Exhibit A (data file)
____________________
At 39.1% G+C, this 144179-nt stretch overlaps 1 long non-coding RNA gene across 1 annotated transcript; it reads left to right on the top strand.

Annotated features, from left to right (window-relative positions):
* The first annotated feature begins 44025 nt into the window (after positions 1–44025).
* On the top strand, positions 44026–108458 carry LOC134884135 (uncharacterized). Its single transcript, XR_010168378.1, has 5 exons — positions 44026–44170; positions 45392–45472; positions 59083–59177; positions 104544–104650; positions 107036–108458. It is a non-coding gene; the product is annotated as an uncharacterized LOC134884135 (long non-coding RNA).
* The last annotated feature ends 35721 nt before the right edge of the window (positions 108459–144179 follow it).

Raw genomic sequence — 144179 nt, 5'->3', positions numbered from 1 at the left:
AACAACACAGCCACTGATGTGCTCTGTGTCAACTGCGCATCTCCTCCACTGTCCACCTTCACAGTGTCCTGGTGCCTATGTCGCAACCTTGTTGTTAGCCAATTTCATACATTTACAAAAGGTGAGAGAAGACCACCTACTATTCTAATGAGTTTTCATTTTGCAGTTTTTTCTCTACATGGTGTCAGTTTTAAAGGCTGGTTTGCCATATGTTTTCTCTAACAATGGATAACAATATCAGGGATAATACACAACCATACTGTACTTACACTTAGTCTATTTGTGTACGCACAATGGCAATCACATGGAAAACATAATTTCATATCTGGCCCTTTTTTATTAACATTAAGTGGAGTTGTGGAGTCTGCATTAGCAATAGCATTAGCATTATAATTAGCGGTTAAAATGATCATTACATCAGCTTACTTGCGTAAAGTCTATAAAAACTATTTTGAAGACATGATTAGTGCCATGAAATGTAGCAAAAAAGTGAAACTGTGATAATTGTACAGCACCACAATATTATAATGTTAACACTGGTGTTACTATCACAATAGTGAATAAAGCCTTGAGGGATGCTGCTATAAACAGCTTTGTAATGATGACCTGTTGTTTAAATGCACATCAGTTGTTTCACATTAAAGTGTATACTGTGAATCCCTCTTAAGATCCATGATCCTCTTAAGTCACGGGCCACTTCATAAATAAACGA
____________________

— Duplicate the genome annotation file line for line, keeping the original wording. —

At 39.1% G+C, this 144179-nt stretch overlaps 1 long non-coding RNA gene across 1 annotated transcript; it reads left to right on the top strand.

Annotated features, from left to right (window-relative positions):
* The first annotated feature begins 44025 nt into the window (after positions 1–44025).
* On the top strand, positions 44026–108458 carry LOC134884135 (uncharacterized). Its single transcript, XR_010168378.1, has 5 exons — positions 44026–44170; positions 45392–45472; positions 59083–59177; positions 104544–104650; positions 107036–108458. It is a non-coding gene; the product is annotated as an uncharacterized LOC134884135 (long non-coding RNA).
* The last annotated feature ends 35721 nt before the right edge of the window (positions 108459–144179 follow it).

Raw genomic sequence — 144179 nt, 5'->3', positions numbered from 1 at the left:
AACAACACAGCCACTGATGTGCTCTGTGTCAACTGCGCATCTCCTCCACTGTCCACCTTCACAGTGTCCTGGTGCCTATGTCGCAACCTTGTTGTTAGCCAATTTCATACATTTACAAAAGGTGAGAGAAGACCACCTACTATTCTAATGAGTTTTCATTTTGCAGTTTTTTCTCTACATGGTGTCAGTTTTAAAGGCTGGTTTGCCATATGTTTTCTCTAACAATGGATAACAATATCAGGGATAATACACAACCATACTGTACTTACACTTAGTCTATTTGTGTACGCACAATGGCAATCACATGGAAAACATAATTTCATATCTGGCCCTTTTTTATTAACATTAAGTGGAGTTGTGGAGTCTGCATTAGCAATAGCATTAGCATTATAATTAGCGGTTAAAATGATCATTACATCAGCTTACTTGCGTAAAGTCTATAAAAACTATTTTGAAGACATGATTAGTGCCATGAAATGTAGCAAAAAAGTGAAACTGTGATAATTGTACAGCACCACAATATTATAATGTTAACACTGGTGTTACTATCACAATAGTGAATAAAGCCTTGAGGGATGCTGCTATAAACAGCTTTGTAATGATGACCTGTTGTTTAAATGCACATCAGTTGTTTCACATTAAAGTGTATACTGTGAATCCCTCTTAAGATCCATGATCCTCTTAAGTCACGGGCCACTTCATAAATAAACGA